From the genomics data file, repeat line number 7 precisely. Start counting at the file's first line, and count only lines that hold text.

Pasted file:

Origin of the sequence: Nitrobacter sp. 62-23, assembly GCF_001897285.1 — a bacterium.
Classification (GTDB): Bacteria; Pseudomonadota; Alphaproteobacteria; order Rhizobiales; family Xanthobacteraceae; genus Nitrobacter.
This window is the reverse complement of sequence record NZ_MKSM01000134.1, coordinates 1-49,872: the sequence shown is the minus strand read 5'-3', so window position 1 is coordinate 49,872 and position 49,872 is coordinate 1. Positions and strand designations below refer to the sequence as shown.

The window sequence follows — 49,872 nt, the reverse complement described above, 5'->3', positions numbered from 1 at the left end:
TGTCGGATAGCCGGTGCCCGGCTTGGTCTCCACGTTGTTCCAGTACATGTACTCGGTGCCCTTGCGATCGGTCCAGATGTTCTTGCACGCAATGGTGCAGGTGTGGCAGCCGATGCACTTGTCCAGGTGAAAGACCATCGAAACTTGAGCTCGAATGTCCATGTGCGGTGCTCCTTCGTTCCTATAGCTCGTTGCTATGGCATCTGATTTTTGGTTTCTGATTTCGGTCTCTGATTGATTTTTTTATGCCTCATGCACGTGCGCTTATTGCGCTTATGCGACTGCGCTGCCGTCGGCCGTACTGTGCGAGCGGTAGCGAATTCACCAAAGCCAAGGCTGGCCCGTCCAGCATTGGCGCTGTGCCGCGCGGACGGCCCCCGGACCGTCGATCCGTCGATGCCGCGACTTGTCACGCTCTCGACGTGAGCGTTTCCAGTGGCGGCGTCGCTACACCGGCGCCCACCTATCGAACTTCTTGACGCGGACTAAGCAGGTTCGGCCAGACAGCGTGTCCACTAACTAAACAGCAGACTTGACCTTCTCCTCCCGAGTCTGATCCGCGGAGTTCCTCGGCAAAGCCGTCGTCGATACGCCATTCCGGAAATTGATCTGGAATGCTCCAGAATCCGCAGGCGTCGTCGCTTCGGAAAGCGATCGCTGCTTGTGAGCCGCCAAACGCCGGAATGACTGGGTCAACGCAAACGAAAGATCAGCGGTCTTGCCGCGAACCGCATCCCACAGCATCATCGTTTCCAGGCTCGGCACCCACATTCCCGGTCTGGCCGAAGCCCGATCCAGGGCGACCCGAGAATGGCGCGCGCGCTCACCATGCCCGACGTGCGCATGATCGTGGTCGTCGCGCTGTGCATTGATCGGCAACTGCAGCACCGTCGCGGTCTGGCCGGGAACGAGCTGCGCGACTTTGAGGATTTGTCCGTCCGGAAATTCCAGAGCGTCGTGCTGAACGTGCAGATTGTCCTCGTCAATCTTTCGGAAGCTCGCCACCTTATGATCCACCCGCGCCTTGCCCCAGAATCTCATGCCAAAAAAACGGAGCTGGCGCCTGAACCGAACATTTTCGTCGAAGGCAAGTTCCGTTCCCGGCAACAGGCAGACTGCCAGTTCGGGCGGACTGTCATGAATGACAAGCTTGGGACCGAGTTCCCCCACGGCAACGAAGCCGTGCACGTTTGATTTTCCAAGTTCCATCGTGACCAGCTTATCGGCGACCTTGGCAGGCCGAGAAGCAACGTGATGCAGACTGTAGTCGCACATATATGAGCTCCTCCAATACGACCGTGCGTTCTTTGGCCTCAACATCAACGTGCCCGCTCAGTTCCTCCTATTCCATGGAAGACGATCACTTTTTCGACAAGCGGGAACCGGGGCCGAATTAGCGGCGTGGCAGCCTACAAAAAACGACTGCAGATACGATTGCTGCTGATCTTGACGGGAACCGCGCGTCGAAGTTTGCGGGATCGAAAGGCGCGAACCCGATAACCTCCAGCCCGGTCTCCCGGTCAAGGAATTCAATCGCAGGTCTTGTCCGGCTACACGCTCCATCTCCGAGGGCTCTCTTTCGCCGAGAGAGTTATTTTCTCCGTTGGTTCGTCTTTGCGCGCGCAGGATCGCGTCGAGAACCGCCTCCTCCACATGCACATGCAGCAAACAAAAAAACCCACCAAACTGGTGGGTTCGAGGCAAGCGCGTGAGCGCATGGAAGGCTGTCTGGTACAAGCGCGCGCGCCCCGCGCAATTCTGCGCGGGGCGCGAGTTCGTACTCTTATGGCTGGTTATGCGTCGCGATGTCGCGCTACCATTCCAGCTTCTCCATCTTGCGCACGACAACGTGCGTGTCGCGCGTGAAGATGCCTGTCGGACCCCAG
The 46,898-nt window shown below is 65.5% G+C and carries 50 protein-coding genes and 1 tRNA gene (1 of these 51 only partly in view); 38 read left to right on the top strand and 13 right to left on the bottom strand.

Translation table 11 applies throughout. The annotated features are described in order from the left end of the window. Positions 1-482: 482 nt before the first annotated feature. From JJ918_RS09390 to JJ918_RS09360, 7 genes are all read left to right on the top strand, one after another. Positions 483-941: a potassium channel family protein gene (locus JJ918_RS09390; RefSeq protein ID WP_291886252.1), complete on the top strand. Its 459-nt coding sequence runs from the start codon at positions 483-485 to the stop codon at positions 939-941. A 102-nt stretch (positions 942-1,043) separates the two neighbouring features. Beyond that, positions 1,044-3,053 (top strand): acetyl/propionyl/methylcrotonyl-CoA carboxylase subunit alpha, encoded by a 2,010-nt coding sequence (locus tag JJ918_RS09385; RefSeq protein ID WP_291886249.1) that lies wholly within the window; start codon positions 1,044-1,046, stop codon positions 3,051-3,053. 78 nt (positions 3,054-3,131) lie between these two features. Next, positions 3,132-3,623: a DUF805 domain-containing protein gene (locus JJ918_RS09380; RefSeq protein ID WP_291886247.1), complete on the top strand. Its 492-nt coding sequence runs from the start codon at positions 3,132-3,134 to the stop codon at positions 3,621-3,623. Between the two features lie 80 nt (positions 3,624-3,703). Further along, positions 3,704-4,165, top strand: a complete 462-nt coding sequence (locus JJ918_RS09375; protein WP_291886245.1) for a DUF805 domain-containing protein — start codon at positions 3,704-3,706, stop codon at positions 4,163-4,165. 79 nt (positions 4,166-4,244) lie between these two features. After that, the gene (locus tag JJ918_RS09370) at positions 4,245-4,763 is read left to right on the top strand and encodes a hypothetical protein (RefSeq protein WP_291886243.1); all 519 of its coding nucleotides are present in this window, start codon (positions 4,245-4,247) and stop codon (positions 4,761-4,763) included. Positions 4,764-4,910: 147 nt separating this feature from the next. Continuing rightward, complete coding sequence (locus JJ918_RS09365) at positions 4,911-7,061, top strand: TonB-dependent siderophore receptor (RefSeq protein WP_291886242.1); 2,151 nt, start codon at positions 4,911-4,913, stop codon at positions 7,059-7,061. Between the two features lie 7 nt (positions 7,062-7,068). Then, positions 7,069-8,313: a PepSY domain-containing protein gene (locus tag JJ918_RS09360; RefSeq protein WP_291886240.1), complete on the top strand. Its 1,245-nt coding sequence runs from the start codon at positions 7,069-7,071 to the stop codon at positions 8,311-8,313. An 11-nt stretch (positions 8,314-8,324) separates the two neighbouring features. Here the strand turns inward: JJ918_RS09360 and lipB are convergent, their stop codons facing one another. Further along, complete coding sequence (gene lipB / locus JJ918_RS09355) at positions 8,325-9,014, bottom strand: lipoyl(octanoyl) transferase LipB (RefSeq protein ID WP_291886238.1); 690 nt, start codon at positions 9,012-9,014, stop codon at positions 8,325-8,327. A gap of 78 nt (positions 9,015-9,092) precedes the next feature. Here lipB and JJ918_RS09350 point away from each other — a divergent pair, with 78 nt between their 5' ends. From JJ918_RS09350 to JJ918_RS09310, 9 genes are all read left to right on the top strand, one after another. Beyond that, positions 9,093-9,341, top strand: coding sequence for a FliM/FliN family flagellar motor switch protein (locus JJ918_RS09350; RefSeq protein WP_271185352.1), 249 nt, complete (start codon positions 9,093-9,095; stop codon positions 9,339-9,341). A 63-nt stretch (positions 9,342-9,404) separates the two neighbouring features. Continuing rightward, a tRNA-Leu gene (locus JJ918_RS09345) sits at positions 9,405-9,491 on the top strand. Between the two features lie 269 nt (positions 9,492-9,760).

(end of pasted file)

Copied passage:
Translation table 11 applies throughout. The annotated features are described in order from the left end of the window. Positions 1-482: 482 nt before the first annotated feature. From JJ918_RS09390 to JJ918_RS09360, 7 genes are all read left to right on the top strand, one after another. Positions 483-941: a potassium channel family protein gene (locus JJ918_RS09390; RefSeq protein ID WP_291886252.1), complete on the top strand. Its 459-nt coding sequence runs from the start codon at positions 483-485 to the stop codon at positions 939-941. A 102-nt stretch (positions 942-1,043) separates the two neighbouring features. Beyond that, positions 1,044-3,053 (top strand): acetyl/propionyl/methylcrotonyl-CoA carboxylase subunit alpha, encoded by a 2,010-nt coding sequence (locus tag JJ918_RS09385; RefSeq protein ID WP_291886249.1) that lies wholly within the window; start codon positions 1,044-1,046, stop codon positions 3,051-3,053. 78 nt (positions 3,054-3,131) lie between these two features. Next, positions 3,132-3,623: a DUF805 domain-containing protein gene (locus JJ918_RS09380; RefSeq protein ID WP_291886247.1), complete on the top strand. Its 492-nt coding sequence runs from the start codon at positions 3,132-3,134 to the stop codon at positions 3,621-3,623. Between the two features lie 80 nt (positions 3,624-3,703). Further along, positions 3,704-4,165, top strand: a complete 462-nt coding sequence (locus JJ918_RS09375; protein WP_291886245.1) for a DUF805 domain-containing protein — start codon at positions 3,704-3,706, stop codon at positions 4,163-4,165. 79 nt (positions 4,166-4,244) lie between these two features. After that, the gene (locus tag JJ918_RS09370) at positions 4,245-4,763 is read left to right on the top strand and encodes a hypothetical protein (RefSeq protein WP_291886243.1); all 519 of its coding nucleotides are present in this window, start codon (positions 4,245-4,247) and stop codon (positions 4,761-4,763) included. Positions 4,764-4,910: 147 nt separating this feature from the next. Continuing rightward, complete coding sequence (locus JJ918_RS09365) at positions 4,911-7,061, top strand: TonB-dependent siderophore receptor (RefSeq protein WP_291886242.1); 2,151 nt, start codon at positions 4,911-4,913, stop codon at positions 7,059-7,061. Between the two features lie 7 nt (positions 7,062-7,068). Then, positions 7,069-8,313: a PepSY domain-containing protein gene (locus tag JJ918_RS09360; RefSeq protein WP_291886240.1), complete on the top strand. Its 1,245-nt coding sequence runs from the start codon at positions 7,069-7,071 to the stop codon at positions 8,311-8,313. An 11-nt stretch (positions 8,314-8,324) separates the two neighbouring features. Here the strand turns inward: JJ918_RS09360 and lipB are convergent, their stop codons facing one another. Further along, complete coding sequence (gene lipB / locus JJ918_RS09355) at positions 8,325-9,014, bottom strand: lipoyl(octanoyl) transferase LipB (RefSeq protein ID WP_291886238.1); 690 nt, start codon at positions 9,012-9,014, stop codon at positions 8,325-8,327. A gap of 78 nt (positions 9,015-9,092) precedes the next feature. Here lipB and JJ918_RS09350 point away from each other — a divergent pair, with 78 nt between their 5' ends. From JJ918_RS09350 to JJ918_RS09310, 9 genes are all read left to right on the top strand, one after another. Beyond that, positions 9,093-9,341, top strand: coding sequence for a FliM/FliN family flagellar motor switch protein (locus JJ918_RS09350; RefSeq protein WP_271185352.1), 249 nt, complete (start codon positions 9,093-9,095; stop codon positions 9,339-9,341). A 63-nt stretch (positions 9,342-9,404) separates the two neighbouring features. Continuing rightward, a tRNA-Leu gene (locus JJ918_RS09345) sits at positions 9,405-9,491 on the top strand. Between the two features lie 269 nt (positions 9,492-9,760).